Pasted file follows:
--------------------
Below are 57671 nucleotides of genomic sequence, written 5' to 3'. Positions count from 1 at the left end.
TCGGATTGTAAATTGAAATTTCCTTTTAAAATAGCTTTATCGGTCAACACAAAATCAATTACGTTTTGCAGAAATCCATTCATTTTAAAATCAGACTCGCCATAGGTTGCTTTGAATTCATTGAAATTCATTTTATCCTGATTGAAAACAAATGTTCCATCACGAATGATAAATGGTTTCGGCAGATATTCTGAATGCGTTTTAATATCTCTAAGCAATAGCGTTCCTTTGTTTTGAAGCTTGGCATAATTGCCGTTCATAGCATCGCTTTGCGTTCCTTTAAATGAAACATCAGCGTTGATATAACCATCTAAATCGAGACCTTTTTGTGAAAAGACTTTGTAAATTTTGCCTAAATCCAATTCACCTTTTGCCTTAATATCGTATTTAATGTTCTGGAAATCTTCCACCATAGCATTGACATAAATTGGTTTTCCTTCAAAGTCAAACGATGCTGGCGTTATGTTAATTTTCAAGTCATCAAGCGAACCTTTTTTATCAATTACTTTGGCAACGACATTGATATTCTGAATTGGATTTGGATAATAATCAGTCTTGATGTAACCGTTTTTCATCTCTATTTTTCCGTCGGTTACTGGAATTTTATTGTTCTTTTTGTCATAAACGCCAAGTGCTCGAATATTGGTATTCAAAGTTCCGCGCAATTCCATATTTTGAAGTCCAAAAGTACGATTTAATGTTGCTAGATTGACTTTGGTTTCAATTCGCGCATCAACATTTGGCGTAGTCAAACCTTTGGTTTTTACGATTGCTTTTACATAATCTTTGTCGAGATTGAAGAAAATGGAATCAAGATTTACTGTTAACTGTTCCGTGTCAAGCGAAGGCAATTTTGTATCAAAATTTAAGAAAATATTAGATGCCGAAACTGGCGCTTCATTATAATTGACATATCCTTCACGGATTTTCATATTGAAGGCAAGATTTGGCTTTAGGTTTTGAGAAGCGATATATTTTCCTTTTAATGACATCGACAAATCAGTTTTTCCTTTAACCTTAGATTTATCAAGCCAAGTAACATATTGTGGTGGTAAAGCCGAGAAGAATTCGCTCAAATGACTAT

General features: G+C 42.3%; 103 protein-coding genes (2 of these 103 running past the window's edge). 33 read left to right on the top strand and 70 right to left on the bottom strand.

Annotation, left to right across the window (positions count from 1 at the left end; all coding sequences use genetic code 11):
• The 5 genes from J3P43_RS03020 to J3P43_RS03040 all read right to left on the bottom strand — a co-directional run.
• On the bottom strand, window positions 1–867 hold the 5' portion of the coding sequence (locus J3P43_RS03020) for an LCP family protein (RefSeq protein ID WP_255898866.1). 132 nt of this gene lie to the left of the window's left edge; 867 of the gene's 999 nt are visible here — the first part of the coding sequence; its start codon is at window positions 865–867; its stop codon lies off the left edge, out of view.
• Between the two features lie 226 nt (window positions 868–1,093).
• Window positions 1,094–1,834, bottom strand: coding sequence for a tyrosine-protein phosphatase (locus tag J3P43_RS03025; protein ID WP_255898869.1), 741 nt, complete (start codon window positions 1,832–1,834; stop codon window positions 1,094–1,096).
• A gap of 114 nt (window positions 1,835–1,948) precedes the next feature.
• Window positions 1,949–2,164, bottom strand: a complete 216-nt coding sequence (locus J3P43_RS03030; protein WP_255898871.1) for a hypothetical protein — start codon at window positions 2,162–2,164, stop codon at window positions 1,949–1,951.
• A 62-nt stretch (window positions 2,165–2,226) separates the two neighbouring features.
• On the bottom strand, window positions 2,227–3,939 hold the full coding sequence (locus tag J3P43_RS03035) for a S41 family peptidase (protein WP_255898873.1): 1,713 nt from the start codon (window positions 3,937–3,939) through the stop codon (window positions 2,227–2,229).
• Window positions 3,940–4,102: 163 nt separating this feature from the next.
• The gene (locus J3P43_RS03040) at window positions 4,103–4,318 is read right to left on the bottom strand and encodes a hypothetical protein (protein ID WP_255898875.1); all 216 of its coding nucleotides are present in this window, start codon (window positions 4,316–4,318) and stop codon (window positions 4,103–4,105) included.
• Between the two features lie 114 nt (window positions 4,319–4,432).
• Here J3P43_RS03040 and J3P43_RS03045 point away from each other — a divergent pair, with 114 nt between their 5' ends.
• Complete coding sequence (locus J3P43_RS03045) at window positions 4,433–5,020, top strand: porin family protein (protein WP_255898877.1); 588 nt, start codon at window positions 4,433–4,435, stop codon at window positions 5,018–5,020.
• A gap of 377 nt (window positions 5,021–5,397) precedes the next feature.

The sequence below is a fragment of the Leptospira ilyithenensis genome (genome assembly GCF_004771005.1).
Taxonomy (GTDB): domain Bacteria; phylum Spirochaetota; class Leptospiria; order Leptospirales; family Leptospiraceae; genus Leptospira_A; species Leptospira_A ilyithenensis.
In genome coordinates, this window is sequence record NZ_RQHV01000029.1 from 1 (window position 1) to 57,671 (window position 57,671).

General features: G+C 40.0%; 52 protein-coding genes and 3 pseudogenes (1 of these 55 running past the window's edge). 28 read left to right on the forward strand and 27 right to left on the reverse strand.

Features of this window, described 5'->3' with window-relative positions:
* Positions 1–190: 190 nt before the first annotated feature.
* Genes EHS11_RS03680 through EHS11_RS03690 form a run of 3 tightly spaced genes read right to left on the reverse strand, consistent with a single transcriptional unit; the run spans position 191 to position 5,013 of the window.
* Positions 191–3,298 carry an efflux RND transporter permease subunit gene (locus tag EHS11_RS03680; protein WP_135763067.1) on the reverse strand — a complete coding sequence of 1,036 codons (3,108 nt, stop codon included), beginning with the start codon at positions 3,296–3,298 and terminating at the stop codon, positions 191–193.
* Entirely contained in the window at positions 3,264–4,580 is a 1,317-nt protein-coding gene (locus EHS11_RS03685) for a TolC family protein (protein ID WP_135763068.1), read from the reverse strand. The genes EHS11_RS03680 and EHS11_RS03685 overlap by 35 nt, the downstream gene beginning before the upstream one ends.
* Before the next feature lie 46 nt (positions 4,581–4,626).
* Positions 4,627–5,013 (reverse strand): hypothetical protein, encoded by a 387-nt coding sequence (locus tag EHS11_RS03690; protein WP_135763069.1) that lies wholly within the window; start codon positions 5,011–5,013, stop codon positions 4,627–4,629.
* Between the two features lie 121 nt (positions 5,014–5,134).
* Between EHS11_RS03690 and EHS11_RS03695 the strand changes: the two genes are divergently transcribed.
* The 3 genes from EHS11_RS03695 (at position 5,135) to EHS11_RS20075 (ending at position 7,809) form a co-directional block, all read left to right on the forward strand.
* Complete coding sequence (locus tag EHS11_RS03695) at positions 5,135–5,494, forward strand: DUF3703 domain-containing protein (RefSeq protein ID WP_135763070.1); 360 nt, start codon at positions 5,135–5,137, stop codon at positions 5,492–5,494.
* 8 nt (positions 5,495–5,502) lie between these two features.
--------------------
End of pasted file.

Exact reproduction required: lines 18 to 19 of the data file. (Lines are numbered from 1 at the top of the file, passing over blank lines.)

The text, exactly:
• A gap of 377 nt (window positions 5,021–5,397) precedes the next feature.

The sequence below is a fragment of the Leptospira ilyithenensis genome (genome assembly GCF_004771005.1).